The red and black curves represent the deceased patients or the survivors, respectively, as the mean cell counts with standard error (A and B) or mean enzyme units/liter of blood with standard error (C–F) at each time point during hospitalization from Day 5 to Day 15 after onset of fever. The grey area in each graph indicates the normal range of related lab tests. Statistical significance (p<0.05) was indicated for each enzyme between deceased patients and survivors on Day 9 from onset of fever (C–F).

https://doi.org/10.1371/journal.pone.0091679.g002

Parallel to PLT, white blood cell (WBC) counts were also below the normal range (4.0–9.0×109/L) between 5–6 days after onset of fever but returned to normal around Day 9, earlier than PLT (Fig. 2B). Interestingly, those who died had WBC counts within normal range, albeit at the lower end of the normal range. It is likely that these patients were admitted on Day 7, slightly later than many of the other patients, and their WBC went up further after admission.

SFTSV-infected patients had acute tissue damage as indicated by multiple elevated key serum enzymes (Fig. 2C–F). ALT, AST, CK, and LDH were all highly elevated in both deceased patients and survivors; levels in the deceased patients were significantly higher than those in the survivors (Fig. 2C–F, Table 2). Our analysis further demonstrated that peak elevations were at the time of admission, about 5 days after the onset of symptoms. AST, CK, and LDH levels gradually declined among the survivors while ALT levels remained elevated for a longer time. All four patients died before Day 9 from symptom onset while all these biomarkers were highly elevated.

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Table 2. Critical parameters that may be associated the severity of SFTS.

https://doi.org/10.1371/journal.pone.0091679.t002

Because it is suspected that virus-induced immunopathology may be involved in the tissue damage observed in both clinical presentation and abnormal lab tests, changes in important T cell subsets in SFTSV-infected patients were measured. Both CD8+/CD69+ and CD4+/CD69+ T cells were significantly elevated early in infection (Fig. 3A and 3B). At Day 9 after disease onset, mean percentages of CD4+/CD69+ T cells were 3.62% in survivors and 10.52% in later deceased patients while the normal control group was 1.12%. CD8+/CD69+ T cells were 3.02% in survivors and 11.15% in later deceased patients while the normal control group was 0.51%. Elevations in these T cells in later deceased patients were significantly higher than the elevation observed in survivors (p = 0.045 for CD4+/CD69+ T cells and p = 0.009 for CD8+/CD69+ T cells). These T cells gradually returned to normal levels in survivors around 2 weeks after disease onset.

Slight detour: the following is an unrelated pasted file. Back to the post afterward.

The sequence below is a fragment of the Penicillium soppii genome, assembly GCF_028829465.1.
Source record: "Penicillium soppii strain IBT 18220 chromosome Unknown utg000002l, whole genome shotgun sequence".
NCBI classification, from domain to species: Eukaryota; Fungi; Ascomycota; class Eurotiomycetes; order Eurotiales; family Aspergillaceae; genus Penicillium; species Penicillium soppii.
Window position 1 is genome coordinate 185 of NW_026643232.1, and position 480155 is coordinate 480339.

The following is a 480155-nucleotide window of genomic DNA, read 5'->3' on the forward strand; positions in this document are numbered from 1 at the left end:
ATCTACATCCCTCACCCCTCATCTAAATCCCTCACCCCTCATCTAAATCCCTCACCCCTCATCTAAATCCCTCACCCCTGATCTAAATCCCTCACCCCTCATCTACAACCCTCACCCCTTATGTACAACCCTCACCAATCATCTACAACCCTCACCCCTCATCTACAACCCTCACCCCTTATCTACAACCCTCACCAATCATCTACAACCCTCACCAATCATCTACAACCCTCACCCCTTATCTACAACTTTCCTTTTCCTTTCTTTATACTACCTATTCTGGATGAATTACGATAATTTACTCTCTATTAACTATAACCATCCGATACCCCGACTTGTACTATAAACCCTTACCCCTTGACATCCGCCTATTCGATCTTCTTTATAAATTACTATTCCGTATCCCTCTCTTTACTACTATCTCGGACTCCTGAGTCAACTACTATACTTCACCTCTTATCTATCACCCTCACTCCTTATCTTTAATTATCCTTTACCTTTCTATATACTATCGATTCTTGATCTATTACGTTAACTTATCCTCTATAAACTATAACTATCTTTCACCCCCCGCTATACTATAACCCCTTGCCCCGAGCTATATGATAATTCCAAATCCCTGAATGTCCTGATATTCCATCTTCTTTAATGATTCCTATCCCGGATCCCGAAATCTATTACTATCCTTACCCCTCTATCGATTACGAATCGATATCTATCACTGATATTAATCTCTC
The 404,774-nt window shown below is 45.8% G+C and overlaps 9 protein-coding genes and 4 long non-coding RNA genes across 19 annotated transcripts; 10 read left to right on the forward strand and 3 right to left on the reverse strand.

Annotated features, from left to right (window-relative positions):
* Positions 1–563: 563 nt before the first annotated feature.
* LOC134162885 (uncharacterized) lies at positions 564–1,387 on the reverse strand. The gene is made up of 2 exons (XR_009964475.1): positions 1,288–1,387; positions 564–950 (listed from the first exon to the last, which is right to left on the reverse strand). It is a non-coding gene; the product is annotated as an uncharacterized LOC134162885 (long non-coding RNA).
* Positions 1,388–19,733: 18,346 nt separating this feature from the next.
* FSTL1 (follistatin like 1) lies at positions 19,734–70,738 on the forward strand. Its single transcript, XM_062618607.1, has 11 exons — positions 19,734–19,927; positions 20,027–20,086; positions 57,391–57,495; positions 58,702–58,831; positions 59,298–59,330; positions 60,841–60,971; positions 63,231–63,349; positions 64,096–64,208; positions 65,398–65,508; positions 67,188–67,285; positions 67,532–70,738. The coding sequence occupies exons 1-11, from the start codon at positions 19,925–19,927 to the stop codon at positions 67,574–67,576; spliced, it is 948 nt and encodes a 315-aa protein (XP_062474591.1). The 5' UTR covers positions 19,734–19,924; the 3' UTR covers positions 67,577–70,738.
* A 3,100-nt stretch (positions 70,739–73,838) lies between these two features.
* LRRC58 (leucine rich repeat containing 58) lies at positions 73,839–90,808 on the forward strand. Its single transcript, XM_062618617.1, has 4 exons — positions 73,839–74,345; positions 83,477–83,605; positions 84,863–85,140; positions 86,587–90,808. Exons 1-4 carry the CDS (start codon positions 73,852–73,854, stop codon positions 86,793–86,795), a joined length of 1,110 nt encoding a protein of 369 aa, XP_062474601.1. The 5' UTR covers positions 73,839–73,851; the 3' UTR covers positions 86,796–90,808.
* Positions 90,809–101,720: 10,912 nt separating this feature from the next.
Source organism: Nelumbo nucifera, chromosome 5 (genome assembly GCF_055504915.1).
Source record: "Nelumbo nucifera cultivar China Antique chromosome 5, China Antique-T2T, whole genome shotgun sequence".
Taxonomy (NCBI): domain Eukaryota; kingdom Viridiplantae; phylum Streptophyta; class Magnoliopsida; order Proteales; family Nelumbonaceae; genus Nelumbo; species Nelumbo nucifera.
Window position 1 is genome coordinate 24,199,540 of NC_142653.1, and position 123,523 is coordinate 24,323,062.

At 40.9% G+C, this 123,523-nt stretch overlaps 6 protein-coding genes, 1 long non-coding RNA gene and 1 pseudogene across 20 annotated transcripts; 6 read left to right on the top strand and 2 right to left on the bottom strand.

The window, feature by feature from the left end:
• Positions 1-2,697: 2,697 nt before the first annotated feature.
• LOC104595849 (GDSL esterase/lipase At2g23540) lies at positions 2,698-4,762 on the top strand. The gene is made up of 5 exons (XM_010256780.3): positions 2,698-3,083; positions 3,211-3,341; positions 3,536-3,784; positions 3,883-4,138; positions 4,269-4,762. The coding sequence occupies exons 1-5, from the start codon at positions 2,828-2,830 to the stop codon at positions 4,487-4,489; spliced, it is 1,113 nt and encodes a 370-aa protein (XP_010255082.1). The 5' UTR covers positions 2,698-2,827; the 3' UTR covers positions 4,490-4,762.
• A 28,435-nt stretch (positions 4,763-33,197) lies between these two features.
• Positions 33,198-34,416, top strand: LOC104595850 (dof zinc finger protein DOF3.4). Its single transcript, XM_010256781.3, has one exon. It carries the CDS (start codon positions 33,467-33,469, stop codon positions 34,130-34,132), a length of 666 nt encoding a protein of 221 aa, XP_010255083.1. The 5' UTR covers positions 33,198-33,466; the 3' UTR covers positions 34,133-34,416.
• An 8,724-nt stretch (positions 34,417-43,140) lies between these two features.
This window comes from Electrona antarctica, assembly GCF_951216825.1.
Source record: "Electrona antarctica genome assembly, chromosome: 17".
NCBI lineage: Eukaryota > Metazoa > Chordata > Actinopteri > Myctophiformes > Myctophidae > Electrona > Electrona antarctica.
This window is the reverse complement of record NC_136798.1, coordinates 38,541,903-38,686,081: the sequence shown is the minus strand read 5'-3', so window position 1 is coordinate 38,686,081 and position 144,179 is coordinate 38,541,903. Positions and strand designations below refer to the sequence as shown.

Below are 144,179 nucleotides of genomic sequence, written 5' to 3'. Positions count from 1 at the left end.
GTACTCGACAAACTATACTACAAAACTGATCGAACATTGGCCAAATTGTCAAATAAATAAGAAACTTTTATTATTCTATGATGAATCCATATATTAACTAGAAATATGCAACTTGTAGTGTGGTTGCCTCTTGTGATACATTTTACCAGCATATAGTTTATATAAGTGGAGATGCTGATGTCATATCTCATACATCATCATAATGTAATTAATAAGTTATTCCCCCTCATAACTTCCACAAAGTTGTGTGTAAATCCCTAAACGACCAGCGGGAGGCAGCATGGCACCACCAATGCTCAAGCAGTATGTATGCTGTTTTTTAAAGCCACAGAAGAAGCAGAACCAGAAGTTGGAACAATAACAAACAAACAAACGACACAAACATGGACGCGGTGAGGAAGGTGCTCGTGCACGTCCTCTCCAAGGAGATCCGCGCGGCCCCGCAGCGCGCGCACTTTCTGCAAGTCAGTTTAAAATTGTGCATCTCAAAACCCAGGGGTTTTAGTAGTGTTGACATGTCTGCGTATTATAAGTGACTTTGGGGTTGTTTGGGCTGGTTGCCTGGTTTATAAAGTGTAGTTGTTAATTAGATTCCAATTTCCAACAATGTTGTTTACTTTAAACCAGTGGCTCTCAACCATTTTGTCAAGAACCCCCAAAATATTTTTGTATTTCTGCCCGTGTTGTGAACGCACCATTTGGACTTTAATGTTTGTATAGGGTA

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Figure 3. Dynamic changes in T cell subsets in SFTSV-infected patients.

The red and black curves represent the deceased patient group and the survivors, respectively. The values are presented as mean percentages with standard error of each T cell subset at each time point during hospitalization from Day 5 to Day15 days from onset of fever. The green dashed line in each graph indicates the mean percentage in the normal control group. Statistical significance (p<0.05) was indicated in graphs A and C for the difference of individual T cell subsets between deceased patients and survivors on Day 9 from onset of fever, and in graphs B, D, E and F for the difference of individual T cell subsets between survivors and the normal control group on Day 13 from onset of fever.

https://doi.org/10.1371/journal.pone.0091679.g003

HLA-DR+ T cells were also measured (Fig. 3C and 3D). The deceased patients had an early elevation of CD8+/HLA-DR+ T cells while these cells went up later among survivors, reaching peak levels at Day 13 after disease onset before coming down, although remaining higher than the normal control group (p<0.001). In contrast, CD4+/HLA-DR+ CD4 T cells went up at the same time for both survivors and deceased patients, and the levels continued to go up through the entire study period for survivors and were also much higher than observed for the normal control group (p = 0.039).

CTLA4+ T cells showed a different pattern. Both CD8+/CTLA4+ and CD4+/CTLA4+T cells went up around Day 11–13 from disease onset (Fig. 3E and 3F) and continued to go higher than observed in the normal control group during the remaining study period (p<0.001). For deceased patients, they died around Day 9 so CTLA4+ T cell levels were not significantly elevated. CD28+ T cells were also measured but no significant differences were observed between SFTSV-infected patients and healthy donors (data not shown).